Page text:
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INSIDE TRACK: How Brazilian chefs are creating a fine cuisine

Once upon a time, anyone who compared Brazilian food with haute cuisine would have been laughed off the pitch.

The concept of cozinha sofisticada has long been absent from its culinary lexicon.

Most dishes, including the national one of feijoada, a stew which might contain beef and chorizo and beans, or pig's ears, tongue and trotters, are rooted in plain home cooking and made for sharing. This ethos of conviviality is reflected in the fact that street food, in a range of regional variations, is what Brazil is most famous for.

The legions of fans crowding Sao Paulo, Rio de Janeiro, Porto Alegre, Recife, Manaus, and other World Cup venues around the host country will sample such snacks as coxinha or chicken croquettes, acaraje. which are deep-fried black-eyed pea balls stuffed with fish or veg, and pao de queijo, a cheesy choux-pastry ball.

They are part of the popular culture of this huge country with a population of 200 million, one fifth of whom live below the UN poverty line.

Nevertheless, it came as something of a surprise to find that there are only two Michelin-starred Brazilian chefs in the world - and that neither of them lives in their country of birth. One of them is Henrique Leis, whose restaurant in Almancil, Portugal that takes his name has held a star since 2010.

His super-sophisticated menu - at up to £100 a head - includes prawns with a trio of langoustine, foie gras and truffle ravioli; foie gras of duck and goose in two preparations; supreme of turbot and risotto-gel with coconut milk; and pigeon from Bresse in a verveine crust.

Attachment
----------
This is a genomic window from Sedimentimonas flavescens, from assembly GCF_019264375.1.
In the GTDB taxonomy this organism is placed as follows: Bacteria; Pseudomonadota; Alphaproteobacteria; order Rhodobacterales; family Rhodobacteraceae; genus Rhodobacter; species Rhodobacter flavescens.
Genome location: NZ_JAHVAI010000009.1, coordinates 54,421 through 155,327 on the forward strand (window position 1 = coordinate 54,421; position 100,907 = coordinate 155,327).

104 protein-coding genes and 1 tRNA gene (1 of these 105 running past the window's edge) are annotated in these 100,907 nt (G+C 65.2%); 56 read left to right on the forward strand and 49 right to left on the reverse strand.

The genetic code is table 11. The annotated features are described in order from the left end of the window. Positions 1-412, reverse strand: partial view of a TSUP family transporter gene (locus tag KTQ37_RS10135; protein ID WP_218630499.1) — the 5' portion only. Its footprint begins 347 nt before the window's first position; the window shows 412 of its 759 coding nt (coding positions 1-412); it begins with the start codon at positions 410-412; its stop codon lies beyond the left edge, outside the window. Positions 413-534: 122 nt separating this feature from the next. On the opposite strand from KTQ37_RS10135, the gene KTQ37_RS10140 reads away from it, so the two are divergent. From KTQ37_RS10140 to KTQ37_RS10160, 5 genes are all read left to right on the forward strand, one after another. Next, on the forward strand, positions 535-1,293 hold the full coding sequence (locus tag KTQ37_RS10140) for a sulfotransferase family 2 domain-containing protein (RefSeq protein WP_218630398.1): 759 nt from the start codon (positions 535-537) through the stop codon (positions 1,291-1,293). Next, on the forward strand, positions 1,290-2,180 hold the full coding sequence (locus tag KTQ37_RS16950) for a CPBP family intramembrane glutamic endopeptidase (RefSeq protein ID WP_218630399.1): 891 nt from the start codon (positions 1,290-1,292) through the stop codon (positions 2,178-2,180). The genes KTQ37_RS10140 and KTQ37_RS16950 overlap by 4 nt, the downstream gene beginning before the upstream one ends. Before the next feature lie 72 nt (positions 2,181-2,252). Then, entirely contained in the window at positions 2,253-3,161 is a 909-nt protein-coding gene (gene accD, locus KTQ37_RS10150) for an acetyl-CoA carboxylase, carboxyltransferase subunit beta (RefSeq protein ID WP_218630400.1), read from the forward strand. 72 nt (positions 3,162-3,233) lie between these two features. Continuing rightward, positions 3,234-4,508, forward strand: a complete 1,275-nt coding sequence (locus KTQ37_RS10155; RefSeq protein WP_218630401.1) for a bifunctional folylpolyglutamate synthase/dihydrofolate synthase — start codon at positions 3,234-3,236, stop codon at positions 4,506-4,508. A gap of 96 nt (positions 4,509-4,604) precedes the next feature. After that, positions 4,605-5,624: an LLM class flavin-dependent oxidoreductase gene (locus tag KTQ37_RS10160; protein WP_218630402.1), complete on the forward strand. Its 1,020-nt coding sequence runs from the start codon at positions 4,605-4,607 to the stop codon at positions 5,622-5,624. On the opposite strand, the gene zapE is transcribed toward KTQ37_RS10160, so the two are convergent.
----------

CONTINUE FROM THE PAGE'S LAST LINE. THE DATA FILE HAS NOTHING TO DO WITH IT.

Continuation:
The other is Marcello Tully of Kinloch Lodge on the island of Skye, who's had a star since 2010. He was born in Maceio in eastern Brazil, where his mother still lives, and the dishes he creates always contain produce such as bananas, passion fruit, fish and sugar cane rum as a nod to his culinary heritage. His £80 tasting menu includes a Mallaig seabass with lime and coconut, west coast scallops with citrus and ginger, and an apple crumble parfait with a cinnamon doughnut.

When he was growing up, there wasn't a word for chef - only for cook. It was the kids with little hope of an education who became cooks, and there was no such thing as a ­restaurant industry. So when he told his Rio-born father he wanted to become a chef, he wasn't best pleased. Tully trained with Albert Roux in Britain, 6,000 miles away from his home country.

In the last 10 years, though, the food scene there has really scored with a number of excellent restaurants bubbling up from under the radar.

Helena Rizzo of Mani in Sao Paulo has been voted the world's best female chef for 2014. Born in Porto Alegre, she worked at El Celler De Can Roca in Gerona, one of the world's best restaurants, before returning to her roots to create authentic cuisine.

It was recently announced that Brazil is to be the first Latin American country to have a Michelin Guide, to be published in March next year. Unsurprisingly, it will be dedicated to the wealthy cities of Sao Paulo and Rio de Janeiro.

Let's hope Brazil doesn't serve up an own goal before then.

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